Sage advisers used Wikipedia entries to model first Covid lockdown

Scientists advising the Government on the first coronavirus lockdown relied on Wikipedia to model their forecasts, they have admitted. 

Advisers to the Scientific Advisory Group for Emergencies (Sage) said it was the only data they could access in the early days of the pandemic, adding that the use of out-of-date information sourced separately meant forecasts in March were wrong, contributing to a delay in imposing the lockdown.

One told a BBC investigation that the Democratic Republic of Congo was better at collecting infection data on Ebola than the UK was on Covid-19. 

One expert on the Scientific Pandemic Influenza Group on Modelling (SPI-M), the group that carries out Sage modelling, said they relied on Wikipedia to get up to date information.

Professor Ian Hall, from Manchester University and the deputy chairman of SPI-M, said: "The public may be surprised that we were using Wikipedia to get data very early on in the pandemic, but that was really the only data that was publicly available that we could access."

Dr Nick Davies, from the London School of Hygiene and Tropical Medicine, another member of SPI-M, said NHS data used to predict the growth of the virus was often "up to a week old". He added: "That was the first time when I started to feel like things really were not in control."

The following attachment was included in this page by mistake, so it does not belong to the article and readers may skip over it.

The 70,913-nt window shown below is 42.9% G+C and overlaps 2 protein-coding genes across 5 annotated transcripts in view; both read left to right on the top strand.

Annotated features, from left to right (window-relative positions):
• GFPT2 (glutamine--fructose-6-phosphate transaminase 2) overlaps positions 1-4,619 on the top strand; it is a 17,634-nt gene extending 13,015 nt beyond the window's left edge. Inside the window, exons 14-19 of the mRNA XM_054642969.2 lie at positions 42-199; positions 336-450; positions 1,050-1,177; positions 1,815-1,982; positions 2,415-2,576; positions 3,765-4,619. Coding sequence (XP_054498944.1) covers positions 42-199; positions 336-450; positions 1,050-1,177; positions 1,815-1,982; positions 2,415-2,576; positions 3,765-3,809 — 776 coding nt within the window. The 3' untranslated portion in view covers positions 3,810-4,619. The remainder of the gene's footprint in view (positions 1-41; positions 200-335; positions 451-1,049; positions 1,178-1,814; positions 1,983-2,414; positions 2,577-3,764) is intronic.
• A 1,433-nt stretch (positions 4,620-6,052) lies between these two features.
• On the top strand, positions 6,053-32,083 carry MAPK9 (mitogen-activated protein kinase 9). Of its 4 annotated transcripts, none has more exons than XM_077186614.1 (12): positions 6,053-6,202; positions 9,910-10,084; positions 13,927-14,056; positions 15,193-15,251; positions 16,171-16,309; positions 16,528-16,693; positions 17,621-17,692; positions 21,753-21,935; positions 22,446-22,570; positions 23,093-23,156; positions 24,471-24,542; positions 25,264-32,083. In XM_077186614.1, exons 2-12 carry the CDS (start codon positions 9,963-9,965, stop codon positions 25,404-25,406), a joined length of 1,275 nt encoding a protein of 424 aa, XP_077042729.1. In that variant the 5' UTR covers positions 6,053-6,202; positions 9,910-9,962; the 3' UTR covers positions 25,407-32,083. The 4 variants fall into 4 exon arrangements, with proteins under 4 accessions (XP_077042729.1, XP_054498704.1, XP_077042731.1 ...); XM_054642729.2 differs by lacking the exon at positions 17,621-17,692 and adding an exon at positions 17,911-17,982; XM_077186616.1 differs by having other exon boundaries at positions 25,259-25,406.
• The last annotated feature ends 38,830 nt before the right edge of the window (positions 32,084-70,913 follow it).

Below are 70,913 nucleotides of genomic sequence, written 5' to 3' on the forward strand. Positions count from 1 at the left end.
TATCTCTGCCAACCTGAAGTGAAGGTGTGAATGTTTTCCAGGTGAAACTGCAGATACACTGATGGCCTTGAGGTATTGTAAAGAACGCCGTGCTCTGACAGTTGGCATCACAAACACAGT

He said he believed the subsequent delay in lockdown cost lives and, "had lockdown been imposed a week earlier, we may have avoided about half or slightly more than half the number of deaths". 

UK nations case rates after national lockdowns

The investigation also found no experts on human coronaviruses were advising the Government in the lead-up to the first lockdown.

The New and Emerging Respiratory Virus Threats Advisory Group (Nervtag), which has been helping to shape the Government’s Covid-19 response, consists of scientists who provide advice to the chief medical officer for England, Professor Chris Whitty, and it first met in January to discuss the pandemic without a recognised expert in human coronaviruses.

Professor Calum Semple, an academic at the University of Liverpool and member of Nervtag, told the BBC "quite a few of us had read the literature for Sars and Mers" but there was no particular specialist who had just focused on human coronaviruses. 

Professor David Matthews, of the University of Bristol, who has been studying viruses for over 30 years, told the BBC he would have expected to have been consulted on the virus as one of only a handful of UK human coronavirus experts.

He told the programme that at the time his was the only team working on human coronaviruses in the UK and said: "You have to remember there are not many corona virologists in the UK at all. I half expected someone in the Government to say: ‘Is there anybody who’s got a containment facility and working on dangerous human coronaviruses right now?’ But that didn’t happen."

A Department of Health spokesman said: "Covid-19 is a novel virus – we drew on the relevant expertise. We have been guided by the advice of experts from Sage and its sub-committees and our response helped to ensure the NHS was not overwhelmed."

  • Lockdown 1.0 – Following the Science? BBC Two, Thursday, November 19, 9pm

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